Hedge fund Peaje Investments' $65 million in bonds issued by Puerto Rico's Highways and Transportation Authority are not secured by a lien on toll revenues, the First Circuit has affirmed in a decision that amounts to a victory for the commonwealth and yet another setback for creditors of its various government agencies.

  • August 9, 2018

    Rising Star: Holland & Knight's Jenna C. Bigornia

    Holland & Knight LLP partner Jenna C. Bigornia has spent her career advising clients on health care compliance issues, including helping close Express Scripts Holding Co.’s recent $3.6 billion purchase of eviCore, earning her a spot as one of five health care attorneys under age 40 honored by Law360 as Rising Stars.

  • August 8, 2018

    1st Circ. Opens Path For PREPA Bondholders' Receiver Bid

    The First Circuit on Wednesday reversed a ruling by the judge presiding over Puerto Rico's restructuring proceedings, finding she is not precluded from lifting automatic stay protections for the island's bankrupt electric utility so that bondholders can pursue legal action to appoint a receiver.

  • August 8, 2018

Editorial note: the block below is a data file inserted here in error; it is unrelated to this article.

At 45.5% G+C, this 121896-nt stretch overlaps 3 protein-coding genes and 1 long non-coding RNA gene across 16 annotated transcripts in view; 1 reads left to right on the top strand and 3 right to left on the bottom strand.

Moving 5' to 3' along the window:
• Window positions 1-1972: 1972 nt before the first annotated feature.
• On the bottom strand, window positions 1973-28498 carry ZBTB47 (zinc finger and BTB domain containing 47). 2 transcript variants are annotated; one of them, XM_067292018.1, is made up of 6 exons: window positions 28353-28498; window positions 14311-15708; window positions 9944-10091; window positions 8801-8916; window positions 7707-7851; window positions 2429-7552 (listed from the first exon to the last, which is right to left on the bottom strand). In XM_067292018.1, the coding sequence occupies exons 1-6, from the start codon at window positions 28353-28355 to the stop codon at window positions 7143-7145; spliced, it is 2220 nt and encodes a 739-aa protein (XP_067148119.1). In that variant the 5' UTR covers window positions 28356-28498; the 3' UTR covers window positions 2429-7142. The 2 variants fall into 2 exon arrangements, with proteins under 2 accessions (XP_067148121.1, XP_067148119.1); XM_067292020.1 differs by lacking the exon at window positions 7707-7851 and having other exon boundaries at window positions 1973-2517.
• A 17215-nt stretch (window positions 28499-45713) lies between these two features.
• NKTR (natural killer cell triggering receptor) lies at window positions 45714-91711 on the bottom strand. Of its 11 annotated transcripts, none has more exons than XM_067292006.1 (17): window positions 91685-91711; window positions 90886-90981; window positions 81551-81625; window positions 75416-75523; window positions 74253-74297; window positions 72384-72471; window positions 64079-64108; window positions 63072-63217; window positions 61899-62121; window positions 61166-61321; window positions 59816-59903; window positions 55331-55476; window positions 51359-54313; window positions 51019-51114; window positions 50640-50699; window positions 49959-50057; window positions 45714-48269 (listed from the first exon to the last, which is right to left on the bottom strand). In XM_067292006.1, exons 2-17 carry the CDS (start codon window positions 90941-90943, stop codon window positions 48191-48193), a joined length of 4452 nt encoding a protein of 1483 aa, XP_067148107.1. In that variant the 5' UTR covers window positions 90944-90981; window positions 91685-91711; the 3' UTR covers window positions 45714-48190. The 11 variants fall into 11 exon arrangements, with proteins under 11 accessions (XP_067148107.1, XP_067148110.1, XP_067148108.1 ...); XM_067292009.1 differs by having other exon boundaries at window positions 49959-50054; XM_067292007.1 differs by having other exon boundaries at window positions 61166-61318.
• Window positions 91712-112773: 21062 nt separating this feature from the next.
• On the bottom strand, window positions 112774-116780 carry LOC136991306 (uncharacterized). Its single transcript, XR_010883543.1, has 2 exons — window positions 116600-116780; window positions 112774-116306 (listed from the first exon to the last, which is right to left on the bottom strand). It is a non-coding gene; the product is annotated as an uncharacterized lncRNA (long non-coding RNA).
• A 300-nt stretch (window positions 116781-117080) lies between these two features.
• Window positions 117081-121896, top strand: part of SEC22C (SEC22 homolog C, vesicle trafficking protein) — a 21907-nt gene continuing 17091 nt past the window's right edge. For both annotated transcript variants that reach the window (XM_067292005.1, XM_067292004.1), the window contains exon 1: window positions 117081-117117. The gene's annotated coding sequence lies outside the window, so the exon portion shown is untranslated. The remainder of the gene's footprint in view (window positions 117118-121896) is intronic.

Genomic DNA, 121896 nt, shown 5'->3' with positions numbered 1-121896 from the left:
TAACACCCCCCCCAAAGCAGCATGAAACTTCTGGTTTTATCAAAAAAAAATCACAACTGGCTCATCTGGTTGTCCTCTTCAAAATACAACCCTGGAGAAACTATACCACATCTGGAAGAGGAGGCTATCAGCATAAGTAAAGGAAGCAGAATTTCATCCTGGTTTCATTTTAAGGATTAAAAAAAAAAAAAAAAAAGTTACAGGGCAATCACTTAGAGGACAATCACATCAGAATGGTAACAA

Firms Swoop In On Labaton’s Lead Role Amid Billing Dispute

    McTigue Law LLP and Beins Axelrod PC made a play on Tuesday to take over as lead counsel to a class of retirement plans after reading in a court filing that Labaton Sucharow LLP had yet to distribute $60 million the class is owed under a 2016 settlement with State Street Corp.

  • August 8, 2018

    SEC Told Proposed Broker Standards Fall Short

    Financial professionals, investor groups and 17 attorneys general asked the U.S. Securities and Exchange Commission to clarify and strengthen its proposal to require brokers to prioritize their clients over themselves, according to public comments submitted before an Aug. 7 deadline.

  • August 8, 2018

    Deals Rumor Mill: Tronc, UnitedHealth, Ping An

    Tronc is reportedly considering selling the Chicago Tribune to a private equity firm, UnitedHealth inked a tentative deal to buy Genoa Healthcare from Advent International, and Ping An is mulling a deal to buy the Asia division of Prudential PLC.

  • August 8, 2018

    Blackbird, Lenovo Settle Suit Over Hybrid Laptop-Tablet